Don’t need no stinkin’ E-bike

Our last day in Asheville was mostly spent at the Biltmore Estate. Leslie was able to get us tickets for a tour in the afternoon and suggested we spend some time biking around the grounds together. I still love my new bike saddle and really enjoyed riding the trails with Richard. We then met Leslie for ice cream in the Antlers Village area. This is a little town all on its own, with restaurants, lodging, and a nice exhibit on the history of the family. The estate grounds cover miles and miles, so you have to allow a lot of time to get from one place to another. Eventually it was time to say goodbye and thank Leslie for being such a wonderful host.

Absolutely overwhelming place!

We got a tome of information for the house tour from our new pal, Michael. He gave us insider information about every room we were going to see, plus said to drop his name as much as possible. This I was more than happy to do. I met a couple of his former co-workers, who clearly love and miss him. We were primed with excellent questions to ask the hosts in specific rooms, and thus got information not included on the audio tour. For example, in the grand library, there is a massive ceiling painting that one assumes is a fresco. Michael told us to ask about that. It turns out this is actually a canvas painting by Giovanni Pellegrini, painted for the Pisani Palace in Venice, circa 1720. It was purchased first, and the entire library wing was designed specifically to house it.

“The Chariot of Aurora” by Giovanni Pellegrini

We also knew to ask about the Otis elevator. It is original, and perhaps the oldest electric model built. It still operates and in fact is still serviced by Otis!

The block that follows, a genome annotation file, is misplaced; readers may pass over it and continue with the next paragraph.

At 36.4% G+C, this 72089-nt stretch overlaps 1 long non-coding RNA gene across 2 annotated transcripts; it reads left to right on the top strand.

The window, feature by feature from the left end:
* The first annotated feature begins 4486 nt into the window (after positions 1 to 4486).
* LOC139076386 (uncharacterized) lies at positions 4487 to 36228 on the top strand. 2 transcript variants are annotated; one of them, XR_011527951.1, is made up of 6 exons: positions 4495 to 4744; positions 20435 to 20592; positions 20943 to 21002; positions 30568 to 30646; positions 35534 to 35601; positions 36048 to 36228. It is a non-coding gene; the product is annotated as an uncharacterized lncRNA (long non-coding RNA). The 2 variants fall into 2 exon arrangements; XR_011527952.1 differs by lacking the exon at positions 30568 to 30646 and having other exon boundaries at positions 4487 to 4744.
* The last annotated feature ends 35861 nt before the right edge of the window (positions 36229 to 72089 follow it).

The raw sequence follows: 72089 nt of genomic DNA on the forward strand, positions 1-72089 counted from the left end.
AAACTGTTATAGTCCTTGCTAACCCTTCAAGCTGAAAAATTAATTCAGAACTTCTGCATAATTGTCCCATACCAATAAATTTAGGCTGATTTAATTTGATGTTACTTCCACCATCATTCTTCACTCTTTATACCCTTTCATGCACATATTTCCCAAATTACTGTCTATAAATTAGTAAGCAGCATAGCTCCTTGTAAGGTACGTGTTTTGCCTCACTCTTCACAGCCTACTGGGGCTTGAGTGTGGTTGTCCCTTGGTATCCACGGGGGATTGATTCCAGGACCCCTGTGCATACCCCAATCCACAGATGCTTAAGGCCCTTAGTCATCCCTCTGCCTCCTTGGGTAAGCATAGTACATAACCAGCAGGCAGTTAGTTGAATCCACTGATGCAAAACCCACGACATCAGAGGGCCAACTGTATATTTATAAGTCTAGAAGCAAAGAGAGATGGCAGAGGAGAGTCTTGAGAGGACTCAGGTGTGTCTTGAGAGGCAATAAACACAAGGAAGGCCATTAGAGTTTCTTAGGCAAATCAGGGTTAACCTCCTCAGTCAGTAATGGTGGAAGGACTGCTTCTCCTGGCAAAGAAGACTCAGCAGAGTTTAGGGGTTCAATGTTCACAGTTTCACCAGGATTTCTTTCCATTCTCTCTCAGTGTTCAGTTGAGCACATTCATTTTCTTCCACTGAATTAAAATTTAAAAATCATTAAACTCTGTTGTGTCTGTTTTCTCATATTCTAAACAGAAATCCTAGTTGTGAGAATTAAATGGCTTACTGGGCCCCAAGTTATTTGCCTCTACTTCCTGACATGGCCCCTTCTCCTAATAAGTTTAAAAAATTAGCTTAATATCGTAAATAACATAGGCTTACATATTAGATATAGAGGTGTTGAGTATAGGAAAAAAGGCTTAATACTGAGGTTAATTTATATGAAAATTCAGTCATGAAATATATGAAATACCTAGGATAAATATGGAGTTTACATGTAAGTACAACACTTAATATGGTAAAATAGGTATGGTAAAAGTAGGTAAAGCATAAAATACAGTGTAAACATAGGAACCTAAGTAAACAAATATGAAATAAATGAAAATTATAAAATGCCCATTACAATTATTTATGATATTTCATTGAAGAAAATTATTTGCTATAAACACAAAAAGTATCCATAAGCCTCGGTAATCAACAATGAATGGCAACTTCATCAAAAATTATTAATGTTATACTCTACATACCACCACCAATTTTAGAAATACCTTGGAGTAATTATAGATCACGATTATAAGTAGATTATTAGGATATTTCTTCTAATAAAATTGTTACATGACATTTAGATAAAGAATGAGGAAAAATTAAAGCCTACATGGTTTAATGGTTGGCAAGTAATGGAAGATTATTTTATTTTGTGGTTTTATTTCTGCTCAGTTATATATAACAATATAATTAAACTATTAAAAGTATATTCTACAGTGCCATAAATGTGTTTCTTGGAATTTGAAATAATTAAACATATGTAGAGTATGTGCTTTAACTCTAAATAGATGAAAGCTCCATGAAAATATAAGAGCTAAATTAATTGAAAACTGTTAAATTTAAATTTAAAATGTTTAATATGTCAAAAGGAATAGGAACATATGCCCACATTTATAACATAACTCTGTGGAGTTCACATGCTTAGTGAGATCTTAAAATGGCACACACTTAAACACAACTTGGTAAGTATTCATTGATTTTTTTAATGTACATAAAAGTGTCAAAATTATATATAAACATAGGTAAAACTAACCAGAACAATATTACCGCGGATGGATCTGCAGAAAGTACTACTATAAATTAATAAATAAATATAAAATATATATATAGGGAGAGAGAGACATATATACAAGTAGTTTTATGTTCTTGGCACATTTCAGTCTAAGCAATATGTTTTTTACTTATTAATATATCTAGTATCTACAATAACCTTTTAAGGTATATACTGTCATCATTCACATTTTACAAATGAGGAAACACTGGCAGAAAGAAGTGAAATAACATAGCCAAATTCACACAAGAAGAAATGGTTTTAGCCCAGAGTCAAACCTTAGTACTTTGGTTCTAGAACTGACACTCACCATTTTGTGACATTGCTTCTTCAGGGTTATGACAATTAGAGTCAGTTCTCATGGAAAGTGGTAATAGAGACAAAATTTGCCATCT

Original Otis elvator

The audio tour is a blast. they give you handheld little wands with numbered buttons. When you enter a room, you simply enter its number and you get to hear the highlights. If you know Michael, you get to learn a whole lot more. You get to see the main floor, the second floor bedrooms and guest rooms, all meticulously preserved, as well as the basement where the servants resided near the kitchen and infrastructure operations. We were tired and happy by the time the tour was over.

Special thanks for Shirley for posing for a Dory of the Day. She misses you, Michael!

I can’t say enough about how much we enjoyed our stay in Asheville. It was super seeing Leslie and Barry, and it was a blast meeting Bill and Michael. We would love to come back, and honestly, I think we would just go ahead and stay in the same darn KOA. It was one of the nicest I’ve seen and it has all the comforts. This stay was just the ticket for a couple of water logged campers.

Total miles from Cades Cove: 142.7, 17.7 mpg, 4 hours 44 min. Site C7 electric and water hookups. Lakeside site. Excellent cell and super fast wifi. Laundry, store, boat launch. Great location on the east side of town.

2 thoughts on “Asheville KOA East, Swannanoa

  1. Alissa, This post brought back wonderful memories of the Asheville area. Becky went to college at Warren Wilson College located between Asheville and Black Mountain. She graduated there in 2017. Now she’s getting her PhD at UofCO, Boulder/Chemistry! It is a lovely region of the mid-Atlantic states. Wonderful music/restaurants/walking & hiking and the Blue Ridge Parkway is a spectacular drive. I’m jealous of you two biking it. So nice to hear of your adventures. Dee